A Microsoft patent application has evolutionary biologists worried Redmond could claim standard techniques used by scientists to organize how animals are related through time.
The patent application, which came to light in the August edition of Science, claims invention of methods for mapping biological data to an evolutionary tree. It includes methods for counting evolutionary events as well as grouping evolutionary relatedness from biomolecules.
The patent application was filed July 23, 2007 and credited to Stuart Ozer.
"This patent is written in such a broad language that it appears to swallow up any activity that involves understanding biodiversity though phylogenetics," said William Piel, a phylogeneticst at Yale University quoted in the article.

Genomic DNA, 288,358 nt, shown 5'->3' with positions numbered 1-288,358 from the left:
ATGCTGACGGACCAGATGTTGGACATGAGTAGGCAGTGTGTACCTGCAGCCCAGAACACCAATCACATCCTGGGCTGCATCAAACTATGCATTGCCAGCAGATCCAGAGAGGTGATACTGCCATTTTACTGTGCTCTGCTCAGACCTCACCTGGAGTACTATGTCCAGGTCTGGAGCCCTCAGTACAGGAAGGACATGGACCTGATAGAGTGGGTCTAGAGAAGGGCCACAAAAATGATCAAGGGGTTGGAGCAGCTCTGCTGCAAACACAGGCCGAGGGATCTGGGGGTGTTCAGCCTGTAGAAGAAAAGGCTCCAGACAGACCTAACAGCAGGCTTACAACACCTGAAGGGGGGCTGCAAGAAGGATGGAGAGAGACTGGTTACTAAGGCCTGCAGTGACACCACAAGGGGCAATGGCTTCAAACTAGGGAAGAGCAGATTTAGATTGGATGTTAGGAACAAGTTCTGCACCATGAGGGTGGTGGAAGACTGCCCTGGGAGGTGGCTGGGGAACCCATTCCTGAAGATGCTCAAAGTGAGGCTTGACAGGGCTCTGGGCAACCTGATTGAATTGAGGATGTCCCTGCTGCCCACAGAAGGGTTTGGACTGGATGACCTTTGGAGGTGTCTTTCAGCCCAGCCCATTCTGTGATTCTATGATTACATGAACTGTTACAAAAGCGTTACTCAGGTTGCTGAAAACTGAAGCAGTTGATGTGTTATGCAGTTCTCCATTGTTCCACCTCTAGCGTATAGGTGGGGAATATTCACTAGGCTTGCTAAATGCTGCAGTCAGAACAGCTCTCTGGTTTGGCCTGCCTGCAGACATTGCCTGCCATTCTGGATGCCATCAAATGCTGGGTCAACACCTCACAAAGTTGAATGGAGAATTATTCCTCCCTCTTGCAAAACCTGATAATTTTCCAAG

Piel claims the basic techniques are derived from as far back as when Charles Darwin sketched the first evolutionary tree, and today are used by hundreds of biological systematics software packages. "Microsoft might as well patent the multiplication tables," Piel said.
Because such a patent could potentially hobble an entire scientific field, evolutionary biologists will surely be keeping a closer eye on Microsoft's newfound interest in gene-splicing software. ®